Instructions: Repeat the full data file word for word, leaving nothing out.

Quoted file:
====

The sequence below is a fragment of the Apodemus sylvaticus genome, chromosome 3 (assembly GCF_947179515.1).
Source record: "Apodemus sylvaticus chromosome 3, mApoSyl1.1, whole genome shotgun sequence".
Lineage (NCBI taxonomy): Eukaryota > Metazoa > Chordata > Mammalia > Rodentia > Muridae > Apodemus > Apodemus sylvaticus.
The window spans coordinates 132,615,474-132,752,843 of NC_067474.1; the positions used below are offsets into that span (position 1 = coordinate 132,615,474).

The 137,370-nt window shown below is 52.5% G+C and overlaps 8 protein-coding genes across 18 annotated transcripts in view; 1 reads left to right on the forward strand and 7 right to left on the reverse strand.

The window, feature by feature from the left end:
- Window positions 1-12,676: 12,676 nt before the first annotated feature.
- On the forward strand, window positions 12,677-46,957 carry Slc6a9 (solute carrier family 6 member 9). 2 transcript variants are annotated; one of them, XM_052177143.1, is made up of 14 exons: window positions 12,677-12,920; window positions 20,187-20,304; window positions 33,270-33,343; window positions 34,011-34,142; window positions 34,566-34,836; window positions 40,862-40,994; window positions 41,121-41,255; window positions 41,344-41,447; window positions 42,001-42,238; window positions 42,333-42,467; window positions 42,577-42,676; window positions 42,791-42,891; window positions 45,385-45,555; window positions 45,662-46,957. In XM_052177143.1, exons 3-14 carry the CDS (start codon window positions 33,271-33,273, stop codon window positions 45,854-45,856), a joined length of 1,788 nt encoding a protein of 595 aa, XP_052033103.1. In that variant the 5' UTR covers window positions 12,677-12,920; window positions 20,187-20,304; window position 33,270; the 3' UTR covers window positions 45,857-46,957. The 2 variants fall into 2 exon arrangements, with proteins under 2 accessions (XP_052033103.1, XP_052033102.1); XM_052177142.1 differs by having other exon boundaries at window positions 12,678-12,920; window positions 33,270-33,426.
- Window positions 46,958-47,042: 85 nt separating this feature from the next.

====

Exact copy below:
The sequence below is a fragment of the Apodemus sylvaticus genome, chromosome 3 (assembly GCF_947179515.1).
Source record: "Apodemus sylvaticus chromosome 3, mApoSyl1.1, whole genome shotgun sequence".
Lineage (NCBI taxonomy): Eukaryota > Metazoa > Chordata > Mammalia > Rodentia > Muridae > Apodemus > Apodemus sylvaticus.
The window spans coordinates 132,615,474-132,752,843 of NC_067474.1; the positions used below are offsets into that span (position 1 = coordinate 132,615,474).

The 137,370-nt window shown below is 52.5% G+C and overlaps 8 protein-coding genes across 18 annotated transcripts in view; 1 reads left to right on the forward strand and 7 right to left on the reverse strand.

The window, feature by feature from the left end:
- Window positions 1-12,676: 12,676 nt before the first annotated feature.
- On the forward strand, window positions 12,677-46,957 carry Slc6a9 (solute carrier family 6 member 9). 2 transcript variants are annotated; one of them, XM_052177143.1, is made up of 14 exons: window positions 12,677-12,920; window positions 20,187-20,304; window positions 33,270-33,343; window positions 34,011-34,142; window positions 34,566-34,836; window positions 40,862-40,994; window positions 41,121-41,255; window positions 41,344-41,447; window positions 42,001-42,238; window positions 42,333-42,467; window positions 42,577-42,676; window positions 42,791-42,891; window positions 45,385-45,555; window positions 45,662-46,957. In XM_052177143.1, exons 3-14 carry the CDS (start codon window positions 33,271-33,273, stop codon window positions 45,854-45,856), a joined length of 1,788 nt encoding a protein of 595 aa, XP_052033103.1. In that variant the 5' UTR covers window positions 12,677-12,920; window positions 20,187-20,304; window position 33,270; the 3' UTR covers window positions 45,857-46,957. The 2 variants fall into 2 exon arrangements, with proteins under 2 accessions (XP_052033103.1, XP_052033102.1); XM_052177142.1 differs by having other exon boundaries at window positions 12,678-12,920; window positions 33,270-33,426.
- Window positions 46,958-47,042: 85 nt separating this feature from the next.